The Bell Curve & Charter Schools: The Not So Odd Couple

Yesterday the NYTimes ran an interesting Op-Ed piece on Charter Schools by Charles Murray entitled, “Why Charter Schools Fail the Test.” I read through it quickly and thought it to be arguing two main things: standardized tests were weak measures and that school choice was a democratic right. Both of these things meshed well with my ideology and then I arrived to the bi-line and read Charles Murray. I froze, kept reading and sure enough it was the Charles Murray. Murray’s name not ringing a bell? Well Murray was one of two authors of the uber-controversial book The Bell Curve. The Bell Curve, of course, ultimately argued that there were racial differences in intelligence, no matter how you “sliced the pie.” So this may lead one to wonder, “Why or how on earth would Murray be writing about Charter schools and supporting them?” Well to answer that you have to understand his back story.

The Bell Curve’s most controversial chapters (13 and 14) really drove home their message that intelligence (g-factor) was more prevalent among certain racial groups and lower among others. Rightfully so, many top scientists rose up to strike down the Bell Curve’s thinly veiled statements of racial superiority and inferiority. The Bell Curve was not Murray’s first set of handiwork, he is often regarded as the man who dismantled the welfare system. In Losing Ground, he essentially argued that the welfare system enabled bad behaviors and used national dollars to invest in the entrenchment of poverty. This argument, I often hear parroted by people, the catch is a great deal of research carefully demonstrates the contrary (please see any of William Julius Wilson’s or Sheldon Danziger’s bevy of books on the subject). The common sensical nature of Murray’s argument have allowed him to stay around and advance arguments that dance along and get close to idea of eugenics (the science of “bettering humans” usually by “trimming the gene pool” -this was one of Hitler’s goals during the Jewish Holocaust).

Murray in the editorial takes a step back to the question of education which he addressed in Real Education a couple of years ago. I admittedly could not stomach the whole book as he argued “four simple truths”: 1) ability varies, 2) half of america’s children are below average, 3) too many people are going to college and 4) America’s future relies on how we educate the academically gifted. They seem benign enough, right? Well put them together with his past work and you get a neat line of logic suggest (my interpretation):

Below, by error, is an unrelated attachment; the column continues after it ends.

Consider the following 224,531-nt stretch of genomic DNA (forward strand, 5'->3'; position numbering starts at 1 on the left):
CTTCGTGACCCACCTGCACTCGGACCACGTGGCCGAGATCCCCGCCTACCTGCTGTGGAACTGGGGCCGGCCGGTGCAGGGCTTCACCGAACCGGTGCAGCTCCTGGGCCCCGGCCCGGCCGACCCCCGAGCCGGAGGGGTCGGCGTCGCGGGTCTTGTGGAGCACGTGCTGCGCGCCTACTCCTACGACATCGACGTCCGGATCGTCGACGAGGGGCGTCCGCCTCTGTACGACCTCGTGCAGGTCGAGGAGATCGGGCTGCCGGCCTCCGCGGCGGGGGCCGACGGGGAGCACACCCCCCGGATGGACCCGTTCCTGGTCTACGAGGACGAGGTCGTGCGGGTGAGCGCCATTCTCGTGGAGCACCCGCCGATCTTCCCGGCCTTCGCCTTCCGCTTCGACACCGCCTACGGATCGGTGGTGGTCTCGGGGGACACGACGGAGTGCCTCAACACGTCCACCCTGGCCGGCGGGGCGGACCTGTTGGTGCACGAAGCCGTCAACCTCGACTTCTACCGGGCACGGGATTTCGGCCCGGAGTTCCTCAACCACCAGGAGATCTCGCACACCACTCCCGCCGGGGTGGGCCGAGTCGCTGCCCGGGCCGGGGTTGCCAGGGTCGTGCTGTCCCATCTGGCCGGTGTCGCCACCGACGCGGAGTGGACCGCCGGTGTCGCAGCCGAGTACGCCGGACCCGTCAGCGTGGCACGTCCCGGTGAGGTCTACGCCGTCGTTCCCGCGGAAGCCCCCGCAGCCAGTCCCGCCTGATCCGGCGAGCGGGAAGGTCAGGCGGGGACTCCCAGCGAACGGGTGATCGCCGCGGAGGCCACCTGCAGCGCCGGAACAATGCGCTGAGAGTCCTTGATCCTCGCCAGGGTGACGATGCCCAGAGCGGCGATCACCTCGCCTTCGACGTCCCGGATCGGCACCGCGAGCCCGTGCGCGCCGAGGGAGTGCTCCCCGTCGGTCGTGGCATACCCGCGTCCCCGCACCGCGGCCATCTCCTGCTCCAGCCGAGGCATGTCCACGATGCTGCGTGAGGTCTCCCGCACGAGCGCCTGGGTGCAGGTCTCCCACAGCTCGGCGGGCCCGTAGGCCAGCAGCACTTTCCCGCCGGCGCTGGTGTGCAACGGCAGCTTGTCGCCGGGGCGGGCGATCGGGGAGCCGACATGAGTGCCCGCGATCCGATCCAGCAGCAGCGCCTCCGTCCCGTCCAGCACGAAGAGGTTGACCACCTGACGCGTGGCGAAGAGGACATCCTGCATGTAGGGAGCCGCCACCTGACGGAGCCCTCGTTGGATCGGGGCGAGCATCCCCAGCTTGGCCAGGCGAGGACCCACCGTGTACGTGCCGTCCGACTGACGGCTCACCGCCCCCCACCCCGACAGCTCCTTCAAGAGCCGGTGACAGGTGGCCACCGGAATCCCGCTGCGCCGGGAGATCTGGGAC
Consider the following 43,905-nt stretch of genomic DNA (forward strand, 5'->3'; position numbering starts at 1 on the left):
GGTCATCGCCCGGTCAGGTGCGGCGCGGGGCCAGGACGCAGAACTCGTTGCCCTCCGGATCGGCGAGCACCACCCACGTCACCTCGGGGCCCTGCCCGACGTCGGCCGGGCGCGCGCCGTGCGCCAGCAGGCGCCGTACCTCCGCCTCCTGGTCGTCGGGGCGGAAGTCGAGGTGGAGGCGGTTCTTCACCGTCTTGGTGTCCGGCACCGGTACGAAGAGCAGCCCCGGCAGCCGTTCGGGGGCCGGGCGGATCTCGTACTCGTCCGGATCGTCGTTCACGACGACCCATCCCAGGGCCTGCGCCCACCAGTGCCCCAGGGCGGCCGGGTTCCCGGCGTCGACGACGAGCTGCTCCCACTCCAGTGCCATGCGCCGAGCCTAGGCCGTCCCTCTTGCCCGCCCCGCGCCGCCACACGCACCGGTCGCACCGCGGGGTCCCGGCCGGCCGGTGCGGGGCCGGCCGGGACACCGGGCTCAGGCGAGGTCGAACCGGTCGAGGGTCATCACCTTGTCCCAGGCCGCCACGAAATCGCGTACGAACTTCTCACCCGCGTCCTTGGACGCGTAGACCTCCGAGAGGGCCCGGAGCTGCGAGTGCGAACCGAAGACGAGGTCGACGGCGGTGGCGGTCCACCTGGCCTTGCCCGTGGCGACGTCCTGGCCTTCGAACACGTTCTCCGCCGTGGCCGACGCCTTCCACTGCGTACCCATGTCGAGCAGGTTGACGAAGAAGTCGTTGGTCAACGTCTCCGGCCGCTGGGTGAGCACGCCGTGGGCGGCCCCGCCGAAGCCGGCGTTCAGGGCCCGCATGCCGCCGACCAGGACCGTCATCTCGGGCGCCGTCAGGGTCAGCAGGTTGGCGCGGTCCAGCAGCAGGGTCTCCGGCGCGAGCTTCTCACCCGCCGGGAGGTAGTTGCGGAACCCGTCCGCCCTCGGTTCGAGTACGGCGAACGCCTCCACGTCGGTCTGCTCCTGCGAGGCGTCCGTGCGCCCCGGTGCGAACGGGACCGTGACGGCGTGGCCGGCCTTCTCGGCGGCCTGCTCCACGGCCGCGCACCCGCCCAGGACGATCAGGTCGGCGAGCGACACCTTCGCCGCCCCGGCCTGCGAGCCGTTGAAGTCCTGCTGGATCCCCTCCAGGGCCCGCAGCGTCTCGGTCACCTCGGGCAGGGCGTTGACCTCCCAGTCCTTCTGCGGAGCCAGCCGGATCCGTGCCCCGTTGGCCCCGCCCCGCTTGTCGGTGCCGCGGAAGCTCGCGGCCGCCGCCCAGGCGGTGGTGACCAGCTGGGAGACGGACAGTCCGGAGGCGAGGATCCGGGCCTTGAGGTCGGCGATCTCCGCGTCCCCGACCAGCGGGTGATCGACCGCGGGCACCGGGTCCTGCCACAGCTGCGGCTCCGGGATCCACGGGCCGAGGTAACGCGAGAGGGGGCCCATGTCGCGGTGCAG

Ability levels vary, so not all kids are going to do well, in fact half of kids are poor students, the other half are doing okay. So of the half that is okay, there’s really about 10 percent that should be going to college and let’s invest in those 10 percent rather than investing in the other 90 percent.

Still not seeing why it connects to the Bell Curve. If you asked Murray, what do the races of the top 10 percent look like? He’d honest respond earnestly and with his “scientific evidence” to say they’re majority White. Ah, do you see it now? The folks at the top are White and should be invested in, the folks at the bottom are non-White and shouldn’t be getting all those “hand-outs” and “special programming.”

Murray has been consistently attacked for this type of reasoning, so charter schools mark a quaint respite for his ideas. He points to the Milwaukee evidence that demonstrated that charter school and traditional public schools performed roughly equal. He suggests that home environment means a great deal for intelligence ( he doesn’t think standardized tests measure intelligence (g-factor) so they’re a weak measure) and school thus can do little to shift what students walk in. He, like many mis-readers of the Coleman Report, suggest schools CAN DO little, when Coleman actually argued schools DID DO little to affect student achievement. For Murray, choice is good because you no longer have to suggest that poor people get few options. In fact, charters are cheaper on state’s to operate and offer the basic democratic right of choice. He’d likely concede that we shouldn’t expect these schools to do anything for the children who are part of the deeply impoverished and severely unintelligent (this is his reasoning not mine).

In the end, you get a well crafted Op-Ed that says, “despite lack of success Charter schools are good.” But what operates behind the veil matters the most! His piece is animated by a lack of belief in the students within these schools and he doesn’t think schools can to move these youth towards prosperity intellectually, socially or materially. While I’m neither a fan nor hater of charter schools, I realized that who is in your camp matters. Murray’s commentary reminds me of the adage, “Everyone on the sidelines is not cheering for you.” The question is, are we savvy enough to know who is for us and against us?

Filed under: Black Men, Black Women, Class, Education, Food for Thought, General, Hate, Health, Race, Racism, Schools, Whiteness